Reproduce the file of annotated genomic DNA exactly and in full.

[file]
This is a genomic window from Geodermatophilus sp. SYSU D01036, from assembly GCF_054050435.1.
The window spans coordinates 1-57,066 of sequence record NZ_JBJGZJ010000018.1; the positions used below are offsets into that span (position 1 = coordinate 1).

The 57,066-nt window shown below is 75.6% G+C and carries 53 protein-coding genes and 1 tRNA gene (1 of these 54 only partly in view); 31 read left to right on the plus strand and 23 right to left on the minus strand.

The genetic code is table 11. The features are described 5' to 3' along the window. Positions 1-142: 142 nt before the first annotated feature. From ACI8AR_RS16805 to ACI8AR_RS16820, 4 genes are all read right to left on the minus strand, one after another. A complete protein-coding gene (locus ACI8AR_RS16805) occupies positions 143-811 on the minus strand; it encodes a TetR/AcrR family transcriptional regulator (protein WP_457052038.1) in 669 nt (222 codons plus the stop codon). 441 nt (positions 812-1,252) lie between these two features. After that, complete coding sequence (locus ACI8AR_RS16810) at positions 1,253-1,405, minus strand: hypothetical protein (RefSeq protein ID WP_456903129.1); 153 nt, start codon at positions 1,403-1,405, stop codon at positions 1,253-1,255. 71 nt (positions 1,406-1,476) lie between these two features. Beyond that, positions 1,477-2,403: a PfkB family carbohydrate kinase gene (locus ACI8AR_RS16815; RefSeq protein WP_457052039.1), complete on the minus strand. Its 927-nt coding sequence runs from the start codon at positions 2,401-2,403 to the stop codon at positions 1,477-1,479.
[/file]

This is a genomic window from Geodermatophilus sp. SYSU D01036, from assembly GCF_054050435.1.
The window spans coordinates 1-57,066 of sequence record NZ_JBJGZJ010000018.1; the positions used below are offsets into that span (position 1 = coordinate 1).

The 57,066-nt window shown below is 75.6% G+C and carries 53 protein-coding genes and 1 tRNA gene (1 of these 54 only partly in view); 31 read left to right on the plus strand and 23 right to left on the minus strand.

The genetic code is table 11. The features are described 5' to 3' along the window. Positions 1-142: 142 nt before the first annotated feature. From ACI8AR_RS16805 to ACI8AR_RS16820, 4 genes are all read right to left on the minus strand, one after another. A complete protein-coding gene (locus ACI8AR_RS16805) occupies positions 143-811 on the minus strand; it encodes a TetR/AcrR family transcriptional regulator (protein WP_457052038.1) in 669 nt (222 codons plus the stop codon). 441 nt (positions 812-1,252) lie between these two features. After that, complete coding sequence (locus ACI8AR_RS16810) at positions 1,253-1,405, minus strand: hypothetical protein (RefSeq protein ID WP_456903129.1); 153 nt, start codon at positions 1,403-1,405, stop codon at positions 1,253-1,255. 71 nt (positions 1,406-1,476) lie between these two features. Beyond that, positions 1,477-2,403: a PfkB family carbohydrate kinase gene (locus ACI8AR_RS16815; RefSeq protein WP_457052039.1), complete on the minus strand. Its 927-nt coding sequence runs from the start codon at positions 2,401-2,403 to the stop codon at positions 1,477-1,479.